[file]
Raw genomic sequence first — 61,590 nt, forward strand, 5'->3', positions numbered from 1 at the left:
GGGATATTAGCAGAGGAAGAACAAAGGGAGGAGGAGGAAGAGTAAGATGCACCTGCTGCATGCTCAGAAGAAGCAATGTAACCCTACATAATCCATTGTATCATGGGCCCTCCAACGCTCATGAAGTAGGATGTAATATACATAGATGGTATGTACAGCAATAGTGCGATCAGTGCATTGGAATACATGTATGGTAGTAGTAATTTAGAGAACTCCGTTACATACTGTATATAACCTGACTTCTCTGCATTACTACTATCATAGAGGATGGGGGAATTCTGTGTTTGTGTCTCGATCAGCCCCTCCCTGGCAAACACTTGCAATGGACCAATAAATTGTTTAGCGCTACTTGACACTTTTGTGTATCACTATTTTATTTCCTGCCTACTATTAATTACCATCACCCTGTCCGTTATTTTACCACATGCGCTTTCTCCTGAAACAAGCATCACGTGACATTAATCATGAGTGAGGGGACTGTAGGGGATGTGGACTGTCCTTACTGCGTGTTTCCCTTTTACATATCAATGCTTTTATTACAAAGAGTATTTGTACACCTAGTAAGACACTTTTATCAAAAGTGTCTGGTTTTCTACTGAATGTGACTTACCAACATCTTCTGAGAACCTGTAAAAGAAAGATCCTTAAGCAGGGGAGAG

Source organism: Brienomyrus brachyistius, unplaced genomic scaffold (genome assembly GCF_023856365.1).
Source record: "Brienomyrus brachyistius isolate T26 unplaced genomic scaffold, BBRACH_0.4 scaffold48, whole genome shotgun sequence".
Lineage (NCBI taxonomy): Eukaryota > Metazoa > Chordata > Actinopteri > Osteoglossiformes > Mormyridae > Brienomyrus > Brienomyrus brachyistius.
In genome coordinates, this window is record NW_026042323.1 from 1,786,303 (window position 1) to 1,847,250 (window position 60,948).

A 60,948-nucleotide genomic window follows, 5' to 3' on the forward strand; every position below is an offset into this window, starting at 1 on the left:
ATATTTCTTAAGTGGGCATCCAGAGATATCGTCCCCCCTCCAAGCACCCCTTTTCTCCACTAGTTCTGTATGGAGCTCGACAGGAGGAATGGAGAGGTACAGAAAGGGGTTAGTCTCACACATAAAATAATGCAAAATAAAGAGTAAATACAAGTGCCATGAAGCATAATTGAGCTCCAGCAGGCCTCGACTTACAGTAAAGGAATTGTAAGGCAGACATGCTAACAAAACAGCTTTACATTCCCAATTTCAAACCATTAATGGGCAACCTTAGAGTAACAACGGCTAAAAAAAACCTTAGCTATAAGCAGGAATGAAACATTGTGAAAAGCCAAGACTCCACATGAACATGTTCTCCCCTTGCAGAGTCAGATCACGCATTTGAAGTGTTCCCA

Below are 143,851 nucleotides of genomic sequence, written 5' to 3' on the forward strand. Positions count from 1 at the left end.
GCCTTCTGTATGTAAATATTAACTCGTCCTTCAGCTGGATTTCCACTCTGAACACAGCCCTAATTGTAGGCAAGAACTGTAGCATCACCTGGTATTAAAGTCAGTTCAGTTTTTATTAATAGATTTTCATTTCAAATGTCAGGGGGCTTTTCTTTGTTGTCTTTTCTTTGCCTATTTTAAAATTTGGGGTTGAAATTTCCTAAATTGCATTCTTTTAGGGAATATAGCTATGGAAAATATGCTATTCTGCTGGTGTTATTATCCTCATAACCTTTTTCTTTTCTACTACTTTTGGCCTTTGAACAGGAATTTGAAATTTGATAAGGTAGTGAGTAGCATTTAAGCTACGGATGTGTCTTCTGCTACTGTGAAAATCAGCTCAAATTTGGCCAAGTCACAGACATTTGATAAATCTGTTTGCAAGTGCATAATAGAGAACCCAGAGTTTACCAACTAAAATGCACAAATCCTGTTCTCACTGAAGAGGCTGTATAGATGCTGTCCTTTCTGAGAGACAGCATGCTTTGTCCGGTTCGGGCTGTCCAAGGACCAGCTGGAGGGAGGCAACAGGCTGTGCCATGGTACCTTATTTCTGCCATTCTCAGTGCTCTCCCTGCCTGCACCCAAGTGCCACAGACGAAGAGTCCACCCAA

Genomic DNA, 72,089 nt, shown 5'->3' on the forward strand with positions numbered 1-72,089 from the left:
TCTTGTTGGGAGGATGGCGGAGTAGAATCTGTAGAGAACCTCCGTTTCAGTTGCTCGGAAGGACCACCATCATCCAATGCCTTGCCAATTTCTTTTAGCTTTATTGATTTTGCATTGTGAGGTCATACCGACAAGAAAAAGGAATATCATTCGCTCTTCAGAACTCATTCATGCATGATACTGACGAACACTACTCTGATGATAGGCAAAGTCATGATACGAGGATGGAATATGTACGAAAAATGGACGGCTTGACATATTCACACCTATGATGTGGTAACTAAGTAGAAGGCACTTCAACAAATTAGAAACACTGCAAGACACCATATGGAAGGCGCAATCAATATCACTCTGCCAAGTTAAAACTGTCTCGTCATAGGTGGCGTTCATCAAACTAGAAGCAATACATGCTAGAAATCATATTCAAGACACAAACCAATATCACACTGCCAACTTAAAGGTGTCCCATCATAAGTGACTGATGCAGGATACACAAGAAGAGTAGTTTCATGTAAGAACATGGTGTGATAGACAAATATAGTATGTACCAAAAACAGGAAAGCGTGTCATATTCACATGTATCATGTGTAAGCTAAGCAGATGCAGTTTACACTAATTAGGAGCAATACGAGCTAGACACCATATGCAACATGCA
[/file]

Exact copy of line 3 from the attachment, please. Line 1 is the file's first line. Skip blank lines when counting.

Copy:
Source organism: Brienomyrus brachyistius, unplaced genomic scaffold (genome assembly GCF_023856365.1).